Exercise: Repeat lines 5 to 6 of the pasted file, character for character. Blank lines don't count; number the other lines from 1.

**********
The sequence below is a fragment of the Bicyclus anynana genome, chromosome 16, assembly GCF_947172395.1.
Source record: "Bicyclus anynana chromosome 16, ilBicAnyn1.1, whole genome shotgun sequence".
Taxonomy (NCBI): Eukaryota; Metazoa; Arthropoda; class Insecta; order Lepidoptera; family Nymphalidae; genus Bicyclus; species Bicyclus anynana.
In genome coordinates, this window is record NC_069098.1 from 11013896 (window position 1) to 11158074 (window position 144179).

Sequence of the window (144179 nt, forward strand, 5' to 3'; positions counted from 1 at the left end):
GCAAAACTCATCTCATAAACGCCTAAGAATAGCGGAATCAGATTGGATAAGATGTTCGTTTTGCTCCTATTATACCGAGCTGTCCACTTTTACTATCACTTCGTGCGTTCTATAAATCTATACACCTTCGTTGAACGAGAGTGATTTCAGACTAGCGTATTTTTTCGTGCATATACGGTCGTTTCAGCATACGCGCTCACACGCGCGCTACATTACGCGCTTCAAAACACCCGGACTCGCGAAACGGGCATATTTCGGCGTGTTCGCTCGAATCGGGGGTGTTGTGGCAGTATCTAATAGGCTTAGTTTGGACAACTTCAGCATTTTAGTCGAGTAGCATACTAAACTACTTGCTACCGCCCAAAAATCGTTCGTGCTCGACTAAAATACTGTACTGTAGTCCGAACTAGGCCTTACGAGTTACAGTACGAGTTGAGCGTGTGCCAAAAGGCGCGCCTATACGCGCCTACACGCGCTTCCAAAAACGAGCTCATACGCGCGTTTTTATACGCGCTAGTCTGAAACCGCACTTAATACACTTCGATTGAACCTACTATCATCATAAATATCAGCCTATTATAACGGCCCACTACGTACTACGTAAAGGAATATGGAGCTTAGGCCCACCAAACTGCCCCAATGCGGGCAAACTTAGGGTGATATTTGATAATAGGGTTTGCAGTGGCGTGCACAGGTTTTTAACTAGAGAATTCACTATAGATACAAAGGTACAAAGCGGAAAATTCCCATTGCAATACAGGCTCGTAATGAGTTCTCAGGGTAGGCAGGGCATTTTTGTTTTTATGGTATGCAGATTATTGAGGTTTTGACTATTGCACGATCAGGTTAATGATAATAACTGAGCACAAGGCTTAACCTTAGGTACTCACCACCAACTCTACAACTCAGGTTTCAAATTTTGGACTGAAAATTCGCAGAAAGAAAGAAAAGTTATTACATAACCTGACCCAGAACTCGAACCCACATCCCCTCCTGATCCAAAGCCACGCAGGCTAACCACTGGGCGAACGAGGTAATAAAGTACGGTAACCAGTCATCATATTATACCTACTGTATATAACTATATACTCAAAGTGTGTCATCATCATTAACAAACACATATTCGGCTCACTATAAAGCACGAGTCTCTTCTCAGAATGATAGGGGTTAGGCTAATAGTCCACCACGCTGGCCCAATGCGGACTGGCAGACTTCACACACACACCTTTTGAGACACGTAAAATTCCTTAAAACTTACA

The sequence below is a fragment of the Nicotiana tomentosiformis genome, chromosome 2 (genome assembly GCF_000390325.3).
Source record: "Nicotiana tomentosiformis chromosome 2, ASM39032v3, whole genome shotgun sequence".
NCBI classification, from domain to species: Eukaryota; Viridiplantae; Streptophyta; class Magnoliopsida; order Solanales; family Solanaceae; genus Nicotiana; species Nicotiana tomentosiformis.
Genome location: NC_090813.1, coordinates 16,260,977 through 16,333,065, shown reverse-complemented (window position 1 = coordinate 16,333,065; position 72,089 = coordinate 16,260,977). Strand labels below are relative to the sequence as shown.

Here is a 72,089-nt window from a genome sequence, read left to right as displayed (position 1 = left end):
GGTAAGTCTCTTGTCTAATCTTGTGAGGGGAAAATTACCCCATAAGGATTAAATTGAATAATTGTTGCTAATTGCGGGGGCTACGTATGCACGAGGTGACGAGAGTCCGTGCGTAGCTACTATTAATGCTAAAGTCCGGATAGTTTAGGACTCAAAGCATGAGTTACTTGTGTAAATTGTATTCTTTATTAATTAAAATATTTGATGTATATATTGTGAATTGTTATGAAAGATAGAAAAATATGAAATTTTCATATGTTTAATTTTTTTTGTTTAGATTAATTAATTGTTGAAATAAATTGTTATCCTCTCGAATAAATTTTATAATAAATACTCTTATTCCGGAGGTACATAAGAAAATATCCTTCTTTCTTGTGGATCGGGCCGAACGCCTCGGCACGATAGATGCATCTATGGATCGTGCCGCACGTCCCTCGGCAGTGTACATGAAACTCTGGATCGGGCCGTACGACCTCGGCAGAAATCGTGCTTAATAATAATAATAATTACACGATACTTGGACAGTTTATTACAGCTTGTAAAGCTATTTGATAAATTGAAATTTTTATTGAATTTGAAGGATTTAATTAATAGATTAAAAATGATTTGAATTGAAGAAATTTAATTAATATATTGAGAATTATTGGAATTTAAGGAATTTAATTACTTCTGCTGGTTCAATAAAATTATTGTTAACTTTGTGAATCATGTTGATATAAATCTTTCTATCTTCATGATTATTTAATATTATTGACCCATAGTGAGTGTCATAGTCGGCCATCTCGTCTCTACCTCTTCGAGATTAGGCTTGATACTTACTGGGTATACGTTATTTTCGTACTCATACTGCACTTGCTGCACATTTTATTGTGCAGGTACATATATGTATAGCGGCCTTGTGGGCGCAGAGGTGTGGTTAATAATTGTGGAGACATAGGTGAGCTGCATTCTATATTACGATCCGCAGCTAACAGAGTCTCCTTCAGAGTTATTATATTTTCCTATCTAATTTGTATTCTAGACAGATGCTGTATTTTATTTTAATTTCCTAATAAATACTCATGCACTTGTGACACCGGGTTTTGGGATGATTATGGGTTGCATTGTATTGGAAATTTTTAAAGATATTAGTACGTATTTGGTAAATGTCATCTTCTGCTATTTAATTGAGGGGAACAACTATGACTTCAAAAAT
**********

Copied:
Sequence of the window (144179 nt, forward strand, 5' to 3'; positions counted from 1 at the left end):
GCAAAACTCATCTCATAAACGCCTAAGAATAGCGGAATCAGATTGGATAAGATGTTCGTTTTGCTCCTATTATACCGAGCTGTCCACTTTTACTATCACTTCGTGCGTTCTATAAATCTATACACCTTCGTTGAACGAGAGTGATTTCAGACTAGCGTATTTTTTCGTGCATATACGGTCGTTTCAGCATACGCGCTCACACGCGCGCTACATTACGCGCTTCAAAACACCCGGACTCGCGAAACGGGCATATTTCGGCGTGTTCGCTCGAATCGGGGGTGTTGTGGCAGTATCTAATAGGCTTAGTTTGGACAACTTCAGCATTTTAGTCGAGTAGCATACTAAACTACTTGCTACCGCCCAAAAATCGTTCGTGCTCGACTAAAATACTGTACTGTAGTCCGAACTAGGCCTTACGAGTTACAGTACGAGTTGAGCGTGTGCCAAAAGGCGCGCCTATACGCGCCTACACGCGCTTCCAAAAACGAGCTCATACGCGCGTTTTTATACGCGCTAGTCTGAAACCGCACTTAATACACTTCGATTGAACCTACTATCATCATAAATATCAGCCTATTATAACGGCCCACTACGTACTACGTAAAGGAATATGGAGCTTAGGCCCACCAAACTGCCCCAATGCGGGCAAACTTAGGGTGATATTTGATAATAGGGTTTGCAGTGGCGTGCACAGGTTTTTAACTAGAGAATTCACTATAGATACAAAGGTACAAAGCGGAAAATTCCCATTGCAATACAGGCTCGTAATGAGTTCTCAGGGTAGGCAGGGCATTTTTGTTTTTATGGTATGCAGATTATTGAGGTTTTGACTATTGCACGATCAGGTTAATGATAATAACTGAGCACAAGGCTTAACCTTAGGTACTCACCACCAACTCTACAACTCAGGTTTCAAATTTTGGACTGAAAATTCGCAGAAAGAAAGAAAAGTTATTACATAACCTGACCCAGAACTCGAACCCACATCCCCTCCTGATCCAAAGCCACGCAGGCTAACCACTGGGCGAACGAGGTAATAAAGTACGGTAACCAGTCATCATATTATACCTACTGTATATAACTATATACTCAAAGTGTGTCATCATCATTAACAAACACATATTCGGCTCACTATAAAGCACGAGTCTCTTCTCAGAATGATAGGGGTTAGGCTAATAGTCCACCACGCTGGCCCAATGCGGACTGGCAGACTTCACACACACACCTTTTGAGACACGTAAAATTCCTTAAAACTTACA